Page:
I sat over espresso with a friend this summer. Being passionate about such things, we talked about churches.
He'd just come from a conversation with a mutual friend, the lead pastor of a rural Midwest congregation. The topic of preaching had come up. He'd asked his friend what the goal of his preaching was. After a moment of thought, the pastor replied: "My goal in preaching is for my church to understand the meaning of the text."
We sipped our drinks and picked at the statement a little. To understand the meaning of the text. A good goal. But is it enough? After all, a congregant can understand the text and remain aloof, untouched by the Spirit, disengaged, unchanged, hard of heart.
A listener could get big-headed if a preacher stopped at "understanding the text" … with the same puffy cerebellum that can lead to porch-chair critiques of another man's ministry philosophy.
And there's the rub, Paul, a voice said inside. There's something wrong about it, but it's in you, too.
Bible students or closet Gnostics?
Earlier this year, I sat over a different espresso with Jeff Vanderstelt of Seattle's Soma community.
"I'm convinced" he said "that many of us look at Bible study as self-righteousness. We think that the more we study and preach the bible the more righteous we are. It's a stream of Gnosticism, though—this thought that the more knowledge we have the more spiritual we become."
"Like we'll ascend to some hidden knowledge?" I volunteered, playing off the Gnostic idea.
"Exactly" Jeff said. "You hear people saying, ‘Man, I just need deeper teaching.' And I think What? You have Jesus! Like the Pharisees, we can go to the Scriptures but fail to come to Jesus. People can get to the Scriptures and never get to Jesus."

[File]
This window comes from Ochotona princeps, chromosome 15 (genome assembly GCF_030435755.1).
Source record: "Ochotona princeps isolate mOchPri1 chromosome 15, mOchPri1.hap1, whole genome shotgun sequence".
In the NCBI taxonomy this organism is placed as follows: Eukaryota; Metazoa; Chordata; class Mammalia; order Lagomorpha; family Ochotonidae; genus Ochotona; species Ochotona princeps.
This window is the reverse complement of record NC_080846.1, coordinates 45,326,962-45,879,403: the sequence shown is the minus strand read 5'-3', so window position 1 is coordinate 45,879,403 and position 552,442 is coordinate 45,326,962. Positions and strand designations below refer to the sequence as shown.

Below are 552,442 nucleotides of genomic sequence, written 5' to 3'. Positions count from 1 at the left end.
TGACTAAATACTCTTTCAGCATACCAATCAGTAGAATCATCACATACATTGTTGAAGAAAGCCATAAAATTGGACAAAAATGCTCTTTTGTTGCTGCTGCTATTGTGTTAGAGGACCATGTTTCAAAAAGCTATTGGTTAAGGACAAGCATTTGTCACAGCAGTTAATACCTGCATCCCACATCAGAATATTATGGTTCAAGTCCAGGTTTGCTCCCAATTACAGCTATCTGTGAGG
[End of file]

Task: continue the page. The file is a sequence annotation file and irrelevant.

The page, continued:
At what point does my search for scriptural knowledge become a distraction from discipleship? When does my yearning for wisdom conflict with closeness to Christ? How does my well-meaning desire to teach deeply, to understand, depart from the path of discipleship?
I don't know yet.
While best known for heresies related to spirit and matter, the real root of various Gnosticisms' divide with orthodoxy is a character-of-God issue. While the Christian God is a God who reveals, the inverted Gnostic deity keeps cruel secrets. This is why gnosis—"knowledge"—is the path to enlightenment. Truth is for initiates, the select few. Truth is high, humanity is low, and therefore, humanity must ascend.
Wisdom is up there somewhere. Start climbing, kid.
But the Christian story is that God has sent Wisdom among us. He came down. Our key doctrine is not gnosis, it's kenosis—"the emptying". The incarnation is a descent that shames our every attempt at elevation. As a result Christian initiates are the meek, the poor in spirit, the scum of the earth. The lame and the blind.
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